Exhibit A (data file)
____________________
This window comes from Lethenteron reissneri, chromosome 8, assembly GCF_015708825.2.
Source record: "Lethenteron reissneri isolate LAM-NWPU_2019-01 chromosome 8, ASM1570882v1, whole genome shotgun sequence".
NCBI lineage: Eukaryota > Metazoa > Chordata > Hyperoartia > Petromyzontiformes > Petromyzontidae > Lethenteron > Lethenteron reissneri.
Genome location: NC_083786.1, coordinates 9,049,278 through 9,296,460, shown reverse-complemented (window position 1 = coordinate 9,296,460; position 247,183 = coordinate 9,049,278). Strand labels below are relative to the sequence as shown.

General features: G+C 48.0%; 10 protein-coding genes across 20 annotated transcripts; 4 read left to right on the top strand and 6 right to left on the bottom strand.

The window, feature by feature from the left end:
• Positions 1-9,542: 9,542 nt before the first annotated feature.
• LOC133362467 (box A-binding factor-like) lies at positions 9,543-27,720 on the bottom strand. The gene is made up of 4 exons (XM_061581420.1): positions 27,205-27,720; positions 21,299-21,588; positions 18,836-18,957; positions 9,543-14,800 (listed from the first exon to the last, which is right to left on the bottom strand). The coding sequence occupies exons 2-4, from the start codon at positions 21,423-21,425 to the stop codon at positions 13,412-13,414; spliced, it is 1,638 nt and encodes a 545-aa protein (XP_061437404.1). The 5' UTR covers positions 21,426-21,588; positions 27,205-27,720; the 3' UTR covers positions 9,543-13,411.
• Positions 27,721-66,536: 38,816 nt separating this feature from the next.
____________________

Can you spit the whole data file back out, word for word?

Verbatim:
This window comes from Lethenteron reissneri, chromosome 8, assembly GCF_015708825.2.
Source record: "Lethenteron reissneri isolate LAM-NWPU_2019-01 chromosome 8, ASM1570882v1, whole genome shotgun sequence".
NCBI lineage: Eukaryota > Metazoa > Chordata > Hyperoartia > Petromyzontiformes > Petromyzontidae > Lethenteron > Lethenteron reissneri.
Genome location: NC_083786.1, coordinates 9,049,278 through 9,296,460, shown reverse-complemented (window position 1 = coordinate 9,296,460; position 247,183 = coordinate 9,049,278). Strand labels below are relative to the sequence as shown.

General features: G+C 48.0%; 10 protein-coding genes across 20 annotated transcripts; 4 read left to right on the top strand and 6 right to left on the bottom strand.

The window, feature by feature from the left end:
• Positions 1-9,542: 9,542 nt before the first annotated feature.
• LOC133362467 (box A-binding factor-like) lies at positions 9,543-27,720 on the bottom strand. The gene is made up of 4 exons (XM_061581420.1): positions 27,205-27,720; positions 21,299-21,588; positions 18,836-18,957; positions 9,543-14,800 (listed from the first exon to the last, which is right to left on the bottom strand). The coding sequence occupies exons 2-4, from the start codon at positions 21,423-21,425 to the stop codon at positions 13,412-13,414; spliced, it is 1,638 nt and encodes a 545-aa protein (XP_061437404.1). The 5' UTR covers positions 21,426-21,588; positions 27,205-27,720; the 3' UTR covers positions 9,543-13,411.
• Positions 27,721-66,536: 38,816 nt separating this feature from the next.